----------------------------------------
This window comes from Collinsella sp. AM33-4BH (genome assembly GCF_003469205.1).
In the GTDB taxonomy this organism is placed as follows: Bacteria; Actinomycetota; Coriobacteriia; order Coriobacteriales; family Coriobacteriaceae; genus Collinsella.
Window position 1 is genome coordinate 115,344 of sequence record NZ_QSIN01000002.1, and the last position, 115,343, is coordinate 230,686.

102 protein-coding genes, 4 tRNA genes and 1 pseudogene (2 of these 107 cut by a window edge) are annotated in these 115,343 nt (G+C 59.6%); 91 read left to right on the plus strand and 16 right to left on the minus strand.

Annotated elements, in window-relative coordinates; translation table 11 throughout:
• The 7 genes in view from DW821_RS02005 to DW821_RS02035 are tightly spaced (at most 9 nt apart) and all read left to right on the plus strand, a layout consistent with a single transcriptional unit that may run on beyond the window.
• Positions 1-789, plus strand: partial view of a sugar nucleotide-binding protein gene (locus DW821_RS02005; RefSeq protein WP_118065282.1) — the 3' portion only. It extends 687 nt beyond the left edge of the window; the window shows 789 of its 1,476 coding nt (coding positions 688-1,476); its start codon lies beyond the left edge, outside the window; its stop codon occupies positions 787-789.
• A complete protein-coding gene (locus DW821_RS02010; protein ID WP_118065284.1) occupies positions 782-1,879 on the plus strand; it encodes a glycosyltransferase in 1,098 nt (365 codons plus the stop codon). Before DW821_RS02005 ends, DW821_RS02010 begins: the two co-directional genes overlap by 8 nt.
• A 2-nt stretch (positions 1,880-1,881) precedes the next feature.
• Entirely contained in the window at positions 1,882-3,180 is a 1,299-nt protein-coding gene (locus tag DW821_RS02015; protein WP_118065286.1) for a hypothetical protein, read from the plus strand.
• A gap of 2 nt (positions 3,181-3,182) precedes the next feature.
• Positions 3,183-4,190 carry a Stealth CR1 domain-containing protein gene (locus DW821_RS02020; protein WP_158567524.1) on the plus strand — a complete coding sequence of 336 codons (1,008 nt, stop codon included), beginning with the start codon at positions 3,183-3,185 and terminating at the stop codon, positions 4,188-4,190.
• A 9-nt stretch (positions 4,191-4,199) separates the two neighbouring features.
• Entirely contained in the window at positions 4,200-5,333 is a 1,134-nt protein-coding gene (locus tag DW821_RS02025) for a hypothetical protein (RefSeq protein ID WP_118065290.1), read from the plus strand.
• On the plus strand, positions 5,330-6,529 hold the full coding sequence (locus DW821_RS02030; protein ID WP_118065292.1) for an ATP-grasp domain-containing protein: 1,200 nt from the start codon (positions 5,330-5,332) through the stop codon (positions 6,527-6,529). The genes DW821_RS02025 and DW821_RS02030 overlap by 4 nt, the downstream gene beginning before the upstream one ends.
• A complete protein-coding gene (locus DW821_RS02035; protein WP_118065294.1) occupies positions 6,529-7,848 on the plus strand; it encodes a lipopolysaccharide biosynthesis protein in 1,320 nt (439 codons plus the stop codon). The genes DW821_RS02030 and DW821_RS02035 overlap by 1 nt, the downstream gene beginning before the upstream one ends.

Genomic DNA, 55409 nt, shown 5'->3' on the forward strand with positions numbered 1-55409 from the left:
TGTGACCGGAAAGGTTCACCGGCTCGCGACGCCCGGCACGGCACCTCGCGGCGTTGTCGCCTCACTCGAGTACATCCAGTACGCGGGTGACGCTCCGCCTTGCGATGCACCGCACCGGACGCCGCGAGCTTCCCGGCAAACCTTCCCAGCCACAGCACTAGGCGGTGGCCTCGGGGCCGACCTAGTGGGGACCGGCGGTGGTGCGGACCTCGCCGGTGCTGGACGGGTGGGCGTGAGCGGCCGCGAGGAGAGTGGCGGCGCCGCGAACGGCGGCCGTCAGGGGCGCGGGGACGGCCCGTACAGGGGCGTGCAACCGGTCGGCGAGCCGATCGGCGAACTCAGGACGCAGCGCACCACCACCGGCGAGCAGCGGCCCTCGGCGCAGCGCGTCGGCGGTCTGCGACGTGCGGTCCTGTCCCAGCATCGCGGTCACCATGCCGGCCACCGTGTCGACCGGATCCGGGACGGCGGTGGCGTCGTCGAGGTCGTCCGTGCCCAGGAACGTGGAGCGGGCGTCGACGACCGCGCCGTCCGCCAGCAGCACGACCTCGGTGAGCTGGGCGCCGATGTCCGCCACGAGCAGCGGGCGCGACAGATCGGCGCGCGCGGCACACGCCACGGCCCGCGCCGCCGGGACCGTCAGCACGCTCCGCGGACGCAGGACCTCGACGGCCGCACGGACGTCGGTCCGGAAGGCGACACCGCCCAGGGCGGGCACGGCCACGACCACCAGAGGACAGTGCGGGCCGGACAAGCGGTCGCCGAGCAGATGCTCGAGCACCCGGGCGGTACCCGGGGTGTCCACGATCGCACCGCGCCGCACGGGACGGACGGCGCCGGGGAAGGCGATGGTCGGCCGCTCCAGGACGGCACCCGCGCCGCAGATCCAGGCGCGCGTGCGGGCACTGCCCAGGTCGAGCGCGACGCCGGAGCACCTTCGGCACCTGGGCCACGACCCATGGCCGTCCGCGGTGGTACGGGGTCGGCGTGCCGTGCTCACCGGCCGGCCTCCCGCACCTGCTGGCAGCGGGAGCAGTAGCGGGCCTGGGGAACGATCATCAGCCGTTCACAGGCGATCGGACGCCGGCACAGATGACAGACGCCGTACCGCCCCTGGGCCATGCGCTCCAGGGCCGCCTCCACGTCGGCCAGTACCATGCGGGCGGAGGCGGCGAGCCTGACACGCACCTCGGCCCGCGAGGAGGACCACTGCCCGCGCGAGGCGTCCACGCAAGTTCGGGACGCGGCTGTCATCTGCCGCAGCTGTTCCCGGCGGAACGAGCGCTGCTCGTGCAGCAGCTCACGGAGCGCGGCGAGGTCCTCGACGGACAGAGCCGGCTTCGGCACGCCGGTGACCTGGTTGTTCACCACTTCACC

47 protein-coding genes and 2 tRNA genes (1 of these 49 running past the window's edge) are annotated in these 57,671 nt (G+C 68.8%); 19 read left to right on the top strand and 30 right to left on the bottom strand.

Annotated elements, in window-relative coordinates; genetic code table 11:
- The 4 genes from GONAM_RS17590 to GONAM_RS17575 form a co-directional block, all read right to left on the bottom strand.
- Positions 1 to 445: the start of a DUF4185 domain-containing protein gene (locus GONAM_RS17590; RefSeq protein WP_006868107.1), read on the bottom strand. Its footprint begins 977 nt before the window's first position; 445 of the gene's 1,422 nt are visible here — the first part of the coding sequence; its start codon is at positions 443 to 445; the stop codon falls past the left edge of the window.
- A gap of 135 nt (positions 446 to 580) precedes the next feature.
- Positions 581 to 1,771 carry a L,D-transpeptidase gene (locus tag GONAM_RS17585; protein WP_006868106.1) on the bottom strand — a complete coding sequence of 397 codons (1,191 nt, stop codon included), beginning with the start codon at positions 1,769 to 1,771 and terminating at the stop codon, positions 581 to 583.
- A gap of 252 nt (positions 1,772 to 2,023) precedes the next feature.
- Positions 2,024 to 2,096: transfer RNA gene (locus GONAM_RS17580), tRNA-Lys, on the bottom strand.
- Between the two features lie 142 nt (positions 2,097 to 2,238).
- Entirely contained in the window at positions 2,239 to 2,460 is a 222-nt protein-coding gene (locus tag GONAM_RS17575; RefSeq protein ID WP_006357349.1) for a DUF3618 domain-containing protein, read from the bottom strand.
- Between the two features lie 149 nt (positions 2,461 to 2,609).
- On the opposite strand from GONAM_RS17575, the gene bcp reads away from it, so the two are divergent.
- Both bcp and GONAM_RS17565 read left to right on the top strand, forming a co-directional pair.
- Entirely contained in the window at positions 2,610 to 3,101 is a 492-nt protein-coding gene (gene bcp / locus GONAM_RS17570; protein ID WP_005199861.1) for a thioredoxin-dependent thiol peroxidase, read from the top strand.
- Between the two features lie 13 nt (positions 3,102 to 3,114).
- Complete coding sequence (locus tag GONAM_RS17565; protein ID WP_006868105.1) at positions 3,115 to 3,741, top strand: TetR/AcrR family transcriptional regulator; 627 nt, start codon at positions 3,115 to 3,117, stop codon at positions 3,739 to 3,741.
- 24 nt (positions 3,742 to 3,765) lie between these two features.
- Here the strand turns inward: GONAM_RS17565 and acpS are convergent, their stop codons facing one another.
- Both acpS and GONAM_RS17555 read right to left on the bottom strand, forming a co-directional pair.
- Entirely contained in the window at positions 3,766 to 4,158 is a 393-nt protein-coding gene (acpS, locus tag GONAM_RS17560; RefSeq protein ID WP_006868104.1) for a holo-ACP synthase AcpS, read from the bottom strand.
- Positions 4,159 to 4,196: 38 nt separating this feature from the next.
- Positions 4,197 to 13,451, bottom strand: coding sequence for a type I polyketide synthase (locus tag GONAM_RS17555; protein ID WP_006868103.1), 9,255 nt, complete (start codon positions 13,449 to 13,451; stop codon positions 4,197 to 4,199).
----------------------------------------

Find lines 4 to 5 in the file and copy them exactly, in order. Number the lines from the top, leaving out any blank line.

102 protein-coding genes, 4 tRNA genes and 1 pseudogene (2 of these 107 cut by a window edge) are annotated in these 115,343 nt (G+C 59.6%); 91 read left to right on the plus strand and 16 right to left on the minus strand.

Annotated elements, in window-relative coordinates; translation table 11 throughout: